Title

Roman Mime

Date

6-1-2017 10:15 AM

End Time

1-6-2017 10:30 AM

Location

WUC Santiam Room

Department

Theatre

Session Chair

Michael Phillips

Session Title

Theatre History Paper presentations

Faculty Sponsor(s)

Michael Phillips

Presentation Type

Presentation

Abstract

Ancient Rome was filled with all sorts of popular entertainment. Mime and pantomime began to grow popular, having appeared in Rome around 212 B.C.E. Roman mime was inspired by Greek mime, which consisted of all sorts of entertainment. The Romans adopted this, creating a similar style of mime to take place at the Floralia. Mime could be performed at any time or place, allowing for freedom of mime troupes to move about. These troupes could be a collective of all sorts of performers. Generally presentations were improvised, including two or three actors playing to a common theme. Mime brought several new changes into Roman theatre performance, including the addition of female actors. Another important change was the removal of masks. Government involvement helped the growth of mime’s popularity far beyond that of traditional drama. However, even with all of the popular support of mime, the performers were of even lower status than dramatic actors. Mime was a prevalent form of entertainment in Rome that not only took the spotlight from traditional drama but changed several aspects of performance, with the exclusion of masks and the inclusion of women on the stage.

This document is currently not available here.

Share

COinS
 
Jun 1st, 10:15 AM Jun 1st, 10:30 AM

Roman Mime

WUC Santiam Room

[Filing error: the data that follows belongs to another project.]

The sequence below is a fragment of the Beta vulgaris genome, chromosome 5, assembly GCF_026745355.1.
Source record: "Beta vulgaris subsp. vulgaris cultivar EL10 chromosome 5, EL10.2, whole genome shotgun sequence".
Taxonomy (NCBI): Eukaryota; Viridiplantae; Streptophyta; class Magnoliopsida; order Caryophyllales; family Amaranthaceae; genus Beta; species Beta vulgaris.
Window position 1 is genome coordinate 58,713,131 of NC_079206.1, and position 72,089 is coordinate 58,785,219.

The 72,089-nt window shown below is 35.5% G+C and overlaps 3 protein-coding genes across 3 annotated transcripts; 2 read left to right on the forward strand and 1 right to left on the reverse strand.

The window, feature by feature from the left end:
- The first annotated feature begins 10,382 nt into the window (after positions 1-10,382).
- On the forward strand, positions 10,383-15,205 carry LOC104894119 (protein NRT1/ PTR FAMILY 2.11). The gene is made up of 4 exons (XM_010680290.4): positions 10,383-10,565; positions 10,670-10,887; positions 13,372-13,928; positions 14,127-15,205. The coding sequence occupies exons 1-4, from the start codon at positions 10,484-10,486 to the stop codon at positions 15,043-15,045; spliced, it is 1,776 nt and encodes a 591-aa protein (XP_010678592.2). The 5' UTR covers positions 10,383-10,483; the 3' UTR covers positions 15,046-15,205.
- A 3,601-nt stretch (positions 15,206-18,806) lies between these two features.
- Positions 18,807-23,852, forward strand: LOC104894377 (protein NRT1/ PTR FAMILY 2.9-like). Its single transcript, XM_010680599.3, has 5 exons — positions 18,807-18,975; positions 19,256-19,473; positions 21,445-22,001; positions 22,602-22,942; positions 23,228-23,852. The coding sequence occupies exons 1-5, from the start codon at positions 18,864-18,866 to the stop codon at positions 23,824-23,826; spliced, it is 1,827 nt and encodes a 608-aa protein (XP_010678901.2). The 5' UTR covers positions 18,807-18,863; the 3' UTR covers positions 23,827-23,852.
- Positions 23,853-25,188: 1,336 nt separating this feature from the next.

Ancient Rome was filled with all sorts of popular entertainment. Mime and pantomime began to grow popular, having appeared in Rome around 212 B.C.E. Roman mime was inspired by Greek mime, which consisted of all sorts of entertainment. The Romans adopted this, creating a similar style of mime to take place at the Floralia. Mime could be performed at any time or place, allowing for freedom of mime troupes to move about. These troupes could be a collective of all sorts of performers. Generally presentations were improvised, including two or three actors playing to a common theme. Mime brought several new changes into Roman theatre performance, including the addition of female actors. Another important change was the removal of masks. Government involvement helped the growth of mime’s popularity far beyond that of traditional drama. However, even with all of the popular support of mime, the performers were of even lower status than dramatic actors. Mime was a prevalent form of entertainment in Rome that not only took the spotlight from traditional drama but changed several aspects of performance, with the exclusion of masks and the inclusion of women on the stage.